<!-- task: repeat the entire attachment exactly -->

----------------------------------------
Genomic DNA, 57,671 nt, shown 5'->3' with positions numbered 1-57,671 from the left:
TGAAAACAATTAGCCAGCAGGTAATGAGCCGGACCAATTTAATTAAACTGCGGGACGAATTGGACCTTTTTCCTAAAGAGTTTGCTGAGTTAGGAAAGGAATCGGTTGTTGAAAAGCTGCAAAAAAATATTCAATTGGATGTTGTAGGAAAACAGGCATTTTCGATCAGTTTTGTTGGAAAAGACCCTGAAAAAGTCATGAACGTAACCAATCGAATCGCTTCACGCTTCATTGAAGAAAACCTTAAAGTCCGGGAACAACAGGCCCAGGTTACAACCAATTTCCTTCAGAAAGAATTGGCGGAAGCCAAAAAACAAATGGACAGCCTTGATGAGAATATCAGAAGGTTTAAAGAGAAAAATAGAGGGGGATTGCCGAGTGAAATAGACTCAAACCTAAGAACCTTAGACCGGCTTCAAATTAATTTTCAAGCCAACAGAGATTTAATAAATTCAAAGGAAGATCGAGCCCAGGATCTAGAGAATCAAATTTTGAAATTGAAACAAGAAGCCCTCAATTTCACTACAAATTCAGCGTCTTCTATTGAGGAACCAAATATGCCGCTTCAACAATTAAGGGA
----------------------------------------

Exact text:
Genomic DNA, 57,671 nt, shown 5'->3' with positions numbered 1-57,671 from the left:
TGAAAACAATTAGCCAGCAGGTAATGAGCCGGACCAATTTAATTAAACTGCGGGACGAATTGGACCTTTTTCCTAAAGAGTTTGCTGAGTTAGGAAAGGAATCGGTTGTTGAAAAGCTGCAAAAAAATATTCAATTGGATGTTGTAGGAAAACAGGCATTTTCGATCAGTTTTGTTGGAAAAGACCCTGAAAAAGTCATGAACGTAACCAATCGAATCGCTTCACGCTTCATTGAAGAAAACCTTAAAGTCCGGGAACAACAGGCCCAGGTTACAACCAATTTCCTTCAGAAAGAATTGGCGGAAGCCAAAAAACAAATGGACAGCCTTGATGAGAATATCAGAAGGTTTAAAGAGAAAAATAGAGGGGGATTGCCGAGTGAAATAGACTCAAACCTAAGAACCTTAGACCGGCTTCAAATTAATTTTCAAGCCAACAGAGATTTAATAAATTCAAAGGAAGATCGAGCCCAGGATCTAGAGAATCAAATTTTGAAATTGAAACAAGAAGCCCTCAATTTCACTACAAATTCAGCGTCTTCTATTGAGGAACCAAATATGCCGCTTCAACAATTAAGGGA